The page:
I’ve spent a significant portion of my life studying the Chinese immigrant experience in coming to the United States. I share this only to say that I found great fascination and empathy in Brandon Loran Maxwell’s American Homeboy. The writer-director’s documentary spotlights the history and culture of Mexican Americans.
Interestingly enough, the film opens in Vietnam during the 1960s. Almost as if to say this event in history and the experiences of returning Mexican-American veterans were the catalyst for a defined and intentional turn of Chicano culture in the States, primarily in Southern California. That somehow, the invasion of Vietnam would profoundly affect the Chicano men when they returned home.
American Homeboy consists of a series of interviews with Chicano studies scholars, authors, and cultural leaders including Estevan Oriol (Netflix’s L.A. Originals), Luis J. Rodriguez, Charley Trujillo, David “Compton” Oropeza, John Ulloa, Eduardo Obregón Pagán, James Diego Vigil, Denise Sandoval (The Art Of Riding Low), Kenneth Castillo, Richard Valdemar, Sandy Avila (Lady Lowriders C.C.), Chuco Moreno (Viceland), Jose Valle, Jose “Barrio Archaeologist” Joaquin, and Jerry Ramirez.
“…the origins of the Cholo homeboy and the Pachuco…”
Let me give you a brief outline, as the documentary is densely packed and enjoyable as hell. I found the story of Mexican-American immigrants similar to my experience and research but very different. Chapter One opens with a bit of history. First, we’re not exactly talking about immigrants. The U.S./Mexico war began because Mexico refused to sell the land directly west of the United States to President Polk, so he invaded and took it. Amazingly Polk kept detailed journals of his tactics leading up to the eventual war. When the war ended, citizens living in the newly conquered territory had a choice to leave or stay. Most stayed but were not “happy” about it.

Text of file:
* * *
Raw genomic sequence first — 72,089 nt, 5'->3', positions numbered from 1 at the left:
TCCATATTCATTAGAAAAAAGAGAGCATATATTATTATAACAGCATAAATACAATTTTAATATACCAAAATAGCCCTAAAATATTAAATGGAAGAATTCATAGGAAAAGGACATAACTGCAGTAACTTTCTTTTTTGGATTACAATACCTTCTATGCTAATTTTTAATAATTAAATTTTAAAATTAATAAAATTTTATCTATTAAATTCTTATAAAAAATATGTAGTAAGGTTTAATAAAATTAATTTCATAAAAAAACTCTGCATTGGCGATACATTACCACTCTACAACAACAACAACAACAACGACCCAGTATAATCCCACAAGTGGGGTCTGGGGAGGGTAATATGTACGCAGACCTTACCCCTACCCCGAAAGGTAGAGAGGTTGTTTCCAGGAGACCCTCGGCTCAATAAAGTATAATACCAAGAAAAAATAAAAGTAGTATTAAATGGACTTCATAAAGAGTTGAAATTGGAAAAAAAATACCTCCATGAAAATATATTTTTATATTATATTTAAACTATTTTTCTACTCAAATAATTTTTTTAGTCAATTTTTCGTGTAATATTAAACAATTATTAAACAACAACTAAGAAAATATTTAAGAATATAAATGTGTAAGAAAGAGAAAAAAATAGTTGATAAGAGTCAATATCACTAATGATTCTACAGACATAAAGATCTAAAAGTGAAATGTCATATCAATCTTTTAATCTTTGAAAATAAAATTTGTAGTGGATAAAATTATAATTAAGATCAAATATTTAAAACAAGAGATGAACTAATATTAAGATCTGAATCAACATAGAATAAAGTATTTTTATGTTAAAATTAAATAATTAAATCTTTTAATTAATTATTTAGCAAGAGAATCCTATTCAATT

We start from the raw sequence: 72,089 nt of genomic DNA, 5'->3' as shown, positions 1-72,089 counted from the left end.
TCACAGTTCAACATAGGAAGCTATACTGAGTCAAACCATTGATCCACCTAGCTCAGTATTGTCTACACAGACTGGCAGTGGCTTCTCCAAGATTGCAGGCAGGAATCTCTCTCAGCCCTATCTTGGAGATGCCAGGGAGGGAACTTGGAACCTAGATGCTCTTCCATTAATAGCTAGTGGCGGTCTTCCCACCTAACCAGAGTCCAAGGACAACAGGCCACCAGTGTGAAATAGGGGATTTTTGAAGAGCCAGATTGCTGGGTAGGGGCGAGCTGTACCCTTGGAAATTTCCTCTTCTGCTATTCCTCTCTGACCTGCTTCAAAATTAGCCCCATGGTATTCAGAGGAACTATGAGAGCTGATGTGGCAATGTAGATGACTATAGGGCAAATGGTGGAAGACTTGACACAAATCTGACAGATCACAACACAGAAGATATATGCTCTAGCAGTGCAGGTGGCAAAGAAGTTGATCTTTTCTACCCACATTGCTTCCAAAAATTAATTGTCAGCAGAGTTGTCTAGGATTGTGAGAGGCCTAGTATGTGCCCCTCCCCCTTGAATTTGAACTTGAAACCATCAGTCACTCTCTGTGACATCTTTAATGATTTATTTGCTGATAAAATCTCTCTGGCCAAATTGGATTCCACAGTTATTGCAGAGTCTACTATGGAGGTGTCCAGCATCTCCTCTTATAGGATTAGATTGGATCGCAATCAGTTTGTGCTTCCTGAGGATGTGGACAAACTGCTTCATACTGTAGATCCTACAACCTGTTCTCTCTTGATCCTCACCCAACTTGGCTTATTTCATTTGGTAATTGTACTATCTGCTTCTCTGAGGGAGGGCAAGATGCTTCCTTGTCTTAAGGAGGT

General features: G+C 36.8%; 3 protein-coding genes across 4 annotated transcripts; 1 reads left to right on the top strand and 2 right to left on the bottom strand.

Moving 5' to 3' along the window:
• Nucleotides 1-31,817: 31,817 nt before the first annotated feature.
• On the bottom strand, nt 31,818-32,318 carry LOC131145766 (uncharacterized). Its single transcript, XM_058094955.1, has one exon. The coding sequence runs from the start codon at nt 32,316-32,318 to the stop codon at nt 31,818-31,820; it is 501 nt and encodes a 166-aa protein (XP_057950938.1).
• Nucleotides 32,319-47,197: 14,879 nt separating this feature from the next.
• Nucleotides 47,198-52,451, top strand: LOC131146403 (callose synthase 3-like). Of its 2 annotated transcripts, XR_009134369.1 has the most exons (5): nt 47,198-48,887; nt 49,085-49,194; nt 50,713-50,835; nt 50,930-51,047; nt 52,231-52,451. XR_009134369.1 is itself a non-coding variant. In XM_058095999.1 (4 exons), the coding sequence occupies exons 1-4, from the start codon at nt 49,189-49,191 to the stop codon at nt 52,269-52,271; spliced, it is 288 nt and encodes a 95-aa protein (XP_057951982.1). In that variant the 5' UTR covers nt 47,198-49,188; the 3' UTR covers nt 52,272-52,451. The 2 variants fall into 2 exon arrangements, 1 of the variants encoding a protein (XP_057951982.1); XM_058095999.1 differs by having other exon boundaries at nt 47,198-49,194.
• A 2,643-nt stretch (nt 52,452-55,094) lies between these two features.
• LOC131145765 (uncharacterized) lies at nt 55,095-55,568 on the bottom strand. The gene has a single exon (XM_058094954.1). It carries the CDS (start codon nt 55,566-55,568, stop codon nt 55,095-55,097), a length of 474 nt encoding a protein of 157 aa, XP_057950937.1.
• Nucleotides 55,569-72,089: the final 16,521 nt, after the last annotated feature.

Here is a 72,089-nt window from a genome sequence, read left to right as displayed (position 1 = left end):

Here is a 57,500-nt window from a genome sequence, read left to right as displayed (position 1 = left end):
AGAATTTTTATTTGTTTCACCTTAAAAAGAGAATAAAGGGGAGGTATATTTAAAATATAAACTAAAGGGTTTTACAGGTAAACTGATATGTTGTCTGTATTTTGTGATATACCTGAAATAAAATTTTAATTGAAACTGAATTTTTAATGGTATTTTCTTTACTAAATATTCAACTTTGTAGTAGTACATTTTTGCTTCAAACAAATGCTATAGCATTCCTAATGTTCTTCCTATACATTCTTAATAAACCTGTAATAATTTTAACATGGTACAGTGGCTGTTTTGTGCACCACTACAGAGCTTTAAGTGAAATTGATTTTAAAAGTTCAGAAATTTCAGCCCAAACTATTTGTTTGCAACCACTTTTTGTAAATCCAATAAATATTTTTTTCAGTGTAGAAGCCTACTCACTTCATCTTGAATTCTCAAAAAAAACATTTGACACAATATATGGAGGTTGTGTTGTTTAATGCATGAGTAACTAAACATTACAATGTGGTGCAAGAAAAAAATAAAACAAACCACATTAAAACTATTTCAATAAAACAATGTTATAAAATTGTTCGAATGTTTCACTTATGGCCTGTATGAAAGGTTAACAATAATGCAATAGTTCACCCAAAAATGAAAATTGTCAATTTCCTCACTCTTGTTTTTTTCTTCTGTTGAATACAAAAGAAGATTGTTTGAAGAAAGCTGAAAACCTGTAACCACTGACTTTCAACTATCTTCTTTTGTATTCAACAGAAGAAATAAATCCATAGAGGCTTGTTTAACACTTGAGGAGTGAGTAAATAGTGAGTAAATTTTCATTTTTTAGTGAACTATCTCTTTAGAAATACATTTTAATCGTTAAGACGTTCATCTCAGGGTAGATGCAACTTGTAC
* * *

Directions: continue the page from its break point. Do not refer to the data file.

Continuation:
From here, much of American Homeboy becomes Mexican-American citizens’ cultural and anthropological journey. Before, they were lost culturally, not feeling either Mexican or American in identity. White America hardly accepted them, and their grasp of their heritage was slipping away. Thus the origins of the Cholo homeboy and the Pachuco were born.
The documentary opens with a quote from Leon Bing in 1991, “It was the cholo homeboy who first walked the walk and talked the talk. The Mexican American Pachuco initiated the emblematic tattoos, the signing with hands, the writing of legends on walls.” During this time, the home culture was born and defined as distinctly Mexican and American. The Pachuco was a counterculture movement instigated by the Zoot Suit, where its style evolved with the addition of tattoos that covered a great deal of real estate on one’s body.
"…densely packed and interesting as hell."